Do you find it more challenging to work on something where there's not one specific goal or context for the music?

Yeah, of course, it's more challenging for me. But having said that, I want it to be more challenging for me, because I can't fucking make another 10 "Chimes" songs. That's fun, and then what? I feel like if you're not really challenging yourself, what's the point of the whole thing? So that's another thing I was going for with this record — as you're saying, the "Kettles" song, it's the same palate of sounds, but it's not a club song or something like that.

So how did you kind of take that approach when you were working with vocalists? How did you go about making a sound that's specific to Jhene Aiko, Antony, and your other guests?

Well, a great deal of it is learning to not go over the top with the instrumentals in the first place. Because I've done a bunch [of tracks], I guess more so around the first record, where I wasn't yet in the situation of being able to go into the room with certain artists and play them music. So I was just sending stuff to the managers, and most of the feedback I was getting was "this is too complicated, there's no space for anyone to sing on this." So I think learning to have less going on and leaving space for vocals is something I've worked on learning over the last two or three years.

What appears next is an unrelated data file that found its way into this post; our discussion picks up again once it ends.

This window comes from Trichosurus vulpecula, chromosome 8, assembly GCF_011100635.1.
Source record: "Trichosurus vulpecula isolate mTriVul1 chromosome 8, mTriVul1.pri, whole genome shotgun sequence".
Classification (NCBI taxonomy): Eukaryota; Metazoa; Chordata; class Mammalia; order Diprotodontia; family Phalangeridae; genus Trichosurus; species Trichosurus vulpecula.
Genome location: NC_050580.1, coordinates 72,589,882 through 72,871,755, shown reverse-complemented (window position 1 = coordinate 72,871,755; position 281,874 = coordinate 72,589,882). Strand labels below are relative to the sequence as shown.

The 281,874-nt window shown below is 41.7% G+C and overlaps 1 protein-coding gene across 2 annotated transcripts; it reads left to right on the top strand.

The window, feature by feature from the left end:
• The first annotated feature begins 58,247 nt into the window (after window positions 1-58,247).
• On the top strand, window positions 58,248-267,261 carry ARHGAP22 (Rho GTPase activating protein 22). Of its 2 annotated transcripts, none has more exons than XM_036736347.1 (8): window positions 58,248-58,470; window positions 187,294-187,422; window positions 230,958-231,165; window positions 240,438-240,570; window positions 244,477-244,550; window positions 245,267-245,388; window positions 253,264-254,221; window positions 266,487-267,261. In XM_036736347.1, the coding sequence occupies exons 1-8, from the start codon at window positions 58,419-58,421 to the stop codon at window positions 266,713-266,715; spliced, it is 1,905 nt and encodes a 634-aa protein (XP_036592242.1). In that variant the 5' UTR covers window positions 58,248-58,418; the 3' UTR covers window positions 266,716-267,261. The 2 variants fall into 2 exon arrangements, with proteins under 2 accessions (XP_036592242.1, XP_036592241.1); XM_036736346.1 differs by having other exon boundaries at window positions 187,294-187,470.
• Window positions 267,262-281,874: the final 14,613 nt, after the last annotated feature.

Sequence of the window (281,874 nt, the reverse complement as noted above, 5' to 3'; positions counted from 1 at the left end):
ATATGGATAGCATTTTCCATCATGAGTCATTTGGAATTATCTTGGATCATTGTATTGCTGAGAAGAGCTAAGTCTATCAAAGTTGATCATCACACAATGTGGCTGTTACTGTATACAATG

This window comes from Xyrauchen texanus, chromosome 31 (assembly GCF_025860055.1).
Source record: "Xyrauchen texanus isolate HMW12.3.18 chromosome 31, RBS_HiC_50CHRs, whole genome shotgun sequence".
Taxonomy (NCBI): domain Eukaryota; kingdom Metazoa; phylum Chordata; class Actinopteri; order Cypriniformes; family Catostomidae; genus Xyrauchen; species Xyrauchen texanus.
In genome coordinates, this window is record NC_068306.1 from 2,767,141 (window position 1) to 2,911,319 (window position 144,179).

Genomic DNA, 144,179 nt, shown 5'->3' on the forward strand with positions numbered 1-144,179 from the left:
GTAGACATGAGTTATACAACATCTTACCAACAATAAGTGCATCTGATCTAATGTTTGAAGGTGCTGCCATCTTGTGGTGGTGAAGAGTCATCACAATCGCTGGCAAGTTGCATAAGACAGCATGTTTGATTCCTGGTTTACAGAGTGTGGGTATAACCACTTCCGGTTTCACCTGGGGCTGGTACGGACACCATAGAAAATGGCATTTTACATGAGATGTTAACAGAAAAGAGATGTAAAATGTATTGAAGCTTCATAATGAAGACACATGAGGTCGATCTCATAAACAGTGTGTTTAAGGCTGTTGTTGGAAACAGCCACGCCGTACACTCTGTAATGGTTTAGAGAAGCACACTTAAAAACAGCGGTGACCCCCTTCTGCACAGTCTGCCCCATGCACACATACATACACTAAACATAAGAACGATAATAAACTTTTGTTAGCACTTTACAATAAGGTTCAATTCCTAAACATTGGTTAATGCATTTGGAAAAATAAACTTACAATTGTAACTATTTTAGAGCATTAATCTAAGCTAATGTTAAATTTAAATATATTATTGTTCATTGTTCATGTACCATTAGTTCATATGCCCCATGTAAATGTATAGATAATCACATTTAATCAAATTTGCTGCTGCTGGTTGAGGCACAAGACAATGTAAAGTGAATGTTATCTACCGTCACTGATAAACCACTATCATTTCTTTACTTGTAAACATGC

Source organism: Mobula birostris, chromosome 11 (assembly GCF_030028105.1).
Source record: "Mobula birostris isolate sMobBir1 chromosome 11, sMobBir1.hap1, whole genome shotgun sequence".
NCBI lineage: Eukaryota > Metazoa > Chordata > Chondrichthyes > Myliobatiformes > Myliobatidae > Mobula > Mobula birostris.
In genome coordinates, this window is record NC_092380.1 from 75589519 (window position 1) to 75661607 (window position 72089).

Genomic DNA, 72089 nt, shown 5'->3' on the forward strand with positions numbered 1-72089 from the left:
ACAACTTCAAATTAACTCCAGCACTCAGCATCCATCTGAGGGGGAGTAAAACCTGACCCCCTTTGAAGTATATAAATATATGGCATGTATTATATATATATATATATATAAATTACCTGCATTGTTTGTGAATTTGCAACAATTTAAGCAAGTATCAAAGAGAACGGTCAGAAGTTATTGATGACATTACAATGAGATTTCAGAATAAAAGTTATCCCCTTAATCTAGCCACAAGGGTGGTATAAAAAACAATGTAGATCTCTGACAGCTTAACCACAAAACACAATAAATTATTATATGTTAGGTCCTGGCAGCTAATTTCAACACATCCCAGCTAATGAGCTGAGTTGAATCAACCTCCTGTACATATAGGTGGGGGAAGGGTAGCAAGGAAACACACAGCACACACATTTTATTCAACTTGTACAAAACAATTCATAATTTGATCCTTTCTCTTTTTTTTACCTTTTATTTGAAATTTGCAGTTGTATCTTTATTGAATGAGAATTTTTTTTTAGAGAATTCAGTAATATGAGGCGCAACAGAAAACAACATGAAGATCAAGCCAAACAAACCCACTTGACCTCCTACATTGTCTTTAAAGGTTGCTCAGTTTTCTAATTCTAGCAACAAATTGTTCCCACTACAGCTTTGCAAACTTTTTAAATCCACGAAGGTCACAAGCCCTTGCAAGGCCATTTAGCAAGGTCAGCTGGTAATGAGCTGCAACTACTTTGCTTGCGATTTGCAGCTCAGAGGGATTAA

You're working with artists who have very distinctive voices, too. There's sort of a tendency in mainstream EDM tracks to just throw any old vocalist in there, knowing the voice will be processed anyway. But it seems like you made the choice to bring in people who really sound like distinctive human beings.

It was something that was a big consideration for me when picking the guests for the record because he was like, do you go for the big, huge A-list names? But potentially at the risk of the song coming out and basically [credited in the press as] their song, and not your song. So the people I picked to work with were people who I really admire and that I've been wanting to work with for a long time, but at the same time not people who would necessarily take away from the fact that it's my record, or collaborative song rather then it being like an A-list artist on my beat or something like that.

Sometimes I feel like it can get a bit muddy with production and credit, too. There are tracks where I see your name in credits along songs with 10 other people, and it's not always clear what specific elements were "yours."

It's a funny thing — I guess maybe this is something that is potentially my own fault for not putting my foot down more — but people will take credit for like, one word in a song or something like that, and other people will get an equivalent credit for doing like most of the song.

And it's difficult, specifically within the hip-hop realm of things, everybody wants their credit whether they did one word or whether they spent five weeks. Obviously there's a lot of ego involved within the hip-hop world, so are you going to argue for your credit on such-and-such? A lot of people don't know that I was involved in the "Mercy" song in the first place. But a lot of people are listed in the credits, so unless you specifically go in the credits, you're not going to know that. And I'm not the sort of person on Twitter like, "And I did this! And I did this!" I'm just like, well, if you go on my discog, you can find out [what I've done]. But I'm not going to be shouting about it.